The California Court of Appeal has affirmed a complete victory by Payne & Fears’ client, Safeway, Inc., over a certified class of wage-and-hour plaintiffs. Esparza v. Safeway Inc., et al., B287927 (Los Angeles County Super. Ct. No. BC369766, June 10, 2019).
Plaintiffs filed the Esparza action in 2007, alleging (among other claims) that Safeway failed to provide meal periods to its retail employees throughout California, and failed to pay one-hour premiums to those employees who did not receive meal periods. Plaintiffs stated claims directly under Labor Code 226.7, and also under the Unfair Competition Law, Business & Professions Code section 17200 et seq. (the “UCL”). In 2013, Plaintiffs obtained class certification on their UCL claim only, asserting that Safeway’s alleged failure to pay any meal period premiums prior to June 17, 2007, constituted an unfair business practice in itself, without regard to whether Safeway actually “provided” meal periods. Plaintiffs argued that the statutory protections of the meal period laws had a “market value” to employees, and that Safeway’s employees were deprived of that value by Safeway’s failure to pay premiums. Safeway challenged the ruling, but the Court of Appeals affirmed, finding that Plaintiffs had sufficiently identified common questions. Safeway, Inc. v. Superior Court (2015) 238 Cal.App.4th 1138, 1162-1163.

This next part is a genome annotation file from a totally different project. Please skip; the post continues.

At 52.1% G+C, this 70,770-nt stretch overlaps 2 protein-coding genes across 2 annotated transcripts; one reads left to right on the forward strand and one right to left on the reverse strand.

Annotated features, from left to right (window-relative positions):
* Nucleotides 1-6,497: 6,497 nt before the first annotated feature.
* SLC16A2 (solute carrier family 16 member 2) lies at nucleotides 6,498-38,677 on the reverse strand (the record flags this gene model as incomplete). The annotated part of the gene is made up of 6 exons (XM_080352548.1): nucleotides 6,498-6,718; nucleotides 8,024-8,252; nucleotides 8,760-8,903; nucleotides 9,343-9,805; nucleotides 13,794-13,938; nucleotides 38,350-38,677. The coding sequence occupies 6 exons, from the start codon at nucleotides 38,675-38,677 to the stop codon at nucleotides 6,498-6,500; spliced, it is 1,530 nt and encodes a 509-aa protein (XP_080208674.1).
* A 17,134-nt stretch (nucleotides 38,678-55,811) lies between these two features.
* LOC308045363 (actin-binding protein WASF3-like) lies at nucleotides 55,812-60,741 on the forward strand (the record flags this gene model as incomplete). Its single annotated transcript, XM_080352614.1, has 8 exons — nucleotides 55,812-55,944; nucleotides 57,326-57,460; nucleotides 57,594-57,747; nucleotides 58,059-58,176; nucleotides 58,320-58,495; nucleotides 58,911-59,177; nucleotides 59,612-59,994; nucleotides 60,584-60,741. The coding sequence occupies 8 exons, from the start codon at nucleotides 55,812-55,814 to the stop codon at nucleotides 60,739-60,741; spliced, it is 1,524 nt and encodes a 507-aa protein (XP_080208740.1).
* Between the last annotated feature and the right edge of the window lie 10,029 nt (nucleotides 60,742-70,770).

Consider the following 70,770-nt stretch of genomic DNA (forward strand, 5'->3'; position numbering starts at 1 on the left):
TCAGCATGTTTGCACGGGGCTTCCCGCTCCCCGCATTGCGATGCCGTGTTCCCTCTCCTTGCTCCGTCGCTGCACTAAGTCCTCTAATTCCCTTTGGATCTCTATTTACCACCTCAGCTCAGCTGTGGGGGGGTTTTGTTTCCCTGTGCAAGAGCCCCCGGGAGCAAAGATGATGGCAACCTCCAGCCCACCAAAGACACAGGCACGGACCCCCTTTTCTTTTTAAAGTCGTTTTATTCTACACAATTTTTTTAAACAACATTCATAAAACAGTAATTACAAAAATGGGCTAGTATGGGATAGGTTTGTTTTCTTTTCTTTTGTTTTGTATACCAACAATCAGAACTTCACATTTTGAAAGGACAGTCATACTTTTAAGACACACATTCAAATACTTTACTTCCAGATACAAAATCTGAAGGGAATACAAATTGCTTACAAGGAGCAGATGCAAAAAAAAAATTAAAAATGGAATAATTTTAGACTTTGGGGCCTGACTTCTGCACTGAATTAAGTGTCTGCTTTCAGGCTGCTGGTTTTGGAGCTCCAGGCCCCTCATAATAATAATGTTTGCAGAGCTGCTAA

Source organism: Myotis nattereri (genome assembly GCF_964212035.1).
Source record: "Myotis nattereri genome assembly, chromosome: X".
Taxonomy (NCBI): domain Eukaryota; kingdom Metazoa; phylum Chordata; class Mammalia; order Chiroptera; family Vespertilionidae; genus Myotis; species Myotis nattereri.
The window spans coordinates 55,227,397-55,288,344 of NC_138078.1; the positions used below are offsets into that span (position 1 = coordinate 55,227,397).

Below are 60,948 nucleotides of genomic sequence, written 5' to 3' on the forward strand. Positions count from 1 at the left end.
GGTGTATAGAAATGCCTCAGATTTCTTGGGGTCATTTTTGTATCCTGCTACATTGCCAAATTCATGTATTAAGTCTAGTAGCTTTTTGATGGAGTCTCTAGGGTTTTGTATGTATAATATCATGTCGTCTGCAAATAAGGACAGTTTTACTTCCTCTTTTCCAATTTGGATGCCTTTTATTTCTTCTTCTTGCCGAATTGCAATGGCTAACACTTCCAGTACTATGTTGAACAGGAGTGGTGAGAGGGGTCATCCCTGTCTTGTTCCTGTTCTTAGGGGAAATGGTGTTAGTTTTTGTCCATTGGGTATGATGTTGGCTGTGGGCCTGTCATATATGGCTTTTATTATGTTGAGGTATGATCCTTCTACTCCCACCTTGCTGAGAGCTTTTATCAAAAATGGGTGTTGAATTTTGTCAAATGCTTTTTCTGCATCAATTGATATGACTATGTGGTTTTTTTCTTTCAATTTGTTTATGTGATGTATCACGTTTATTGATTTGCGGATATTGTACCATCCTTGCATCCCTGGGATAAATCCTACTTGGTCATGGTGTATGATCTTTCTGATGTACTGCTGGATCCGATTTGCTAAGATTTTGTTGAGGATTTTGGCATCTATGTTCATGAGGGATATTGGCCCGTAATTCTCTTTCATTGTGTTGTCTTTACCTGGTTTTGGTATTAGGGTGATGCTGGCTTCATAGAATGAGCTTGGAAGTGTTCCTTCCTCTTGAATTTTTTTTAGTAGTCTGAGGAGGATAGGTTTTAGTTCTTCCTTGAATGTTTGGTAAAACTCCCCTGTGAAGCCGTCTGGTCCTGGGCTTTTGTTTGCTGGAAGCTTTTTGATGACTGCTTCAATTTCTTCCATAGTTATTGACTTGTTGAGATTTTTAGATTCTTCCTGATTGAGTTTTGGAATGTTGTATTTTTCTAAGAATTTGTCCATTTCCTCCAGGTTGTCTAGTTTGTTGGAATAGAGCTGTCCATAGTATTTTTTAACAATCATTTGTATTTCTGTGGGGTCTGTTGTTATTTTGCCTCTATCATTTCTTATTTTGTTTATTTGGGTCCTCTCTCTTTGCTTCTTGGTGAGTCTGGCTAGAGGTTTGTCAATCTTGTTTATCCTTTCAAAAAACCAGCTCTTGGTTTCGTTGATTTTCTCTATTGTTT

Back in the trial court, Safeway moved for summary adjudication against the certified class claim, arguing that Plaintiffs’ theories sought to impose liability against Safeway for every short, missed or late meal period that occurred, without regard to why it had occurred. Safeway also argued that the “market value” theory described damages (as opposed to restitution), which are not available as a remedy under the UCL. The trial court granted the motion. Safeway then moved to strike Plaintiffs’ companion claim under the Private Attorneys General Act of 2004, Labor Code section 2698, et seq. (“PAGA”), arguing that it was untimely because Plaintiffs did not fulfill the administrative prerequisite to a PAGA claim – giving notice to the state Labor and Workforce Development Agency (the “LWDA”) – until more than one year after the last alleged violation. The trial court granted that motion as well, effectively eliminating all of Plaintiffs’ class or representative claims.
On June 10, 2019, the Court of Appeal issued a published opinion affirming both defense rulings, noting that: (1) Plaintiffs were not entitled to classwide recovery of meal period premiums without proving, on a classwide basis, that Safeway failed to provide meal periods in the first place; (2) Plaintiffs’ novel “market value” theory did not support a claim for restitution under the UCL; and (3) the “relation-back” theory by which Plaintiffs attempted to save their PAGA claim could not cure their failure to give notice to the LWDA.
Jeff Brown, Jim Payne and Ray Boggess handled Safeway’s successful defense.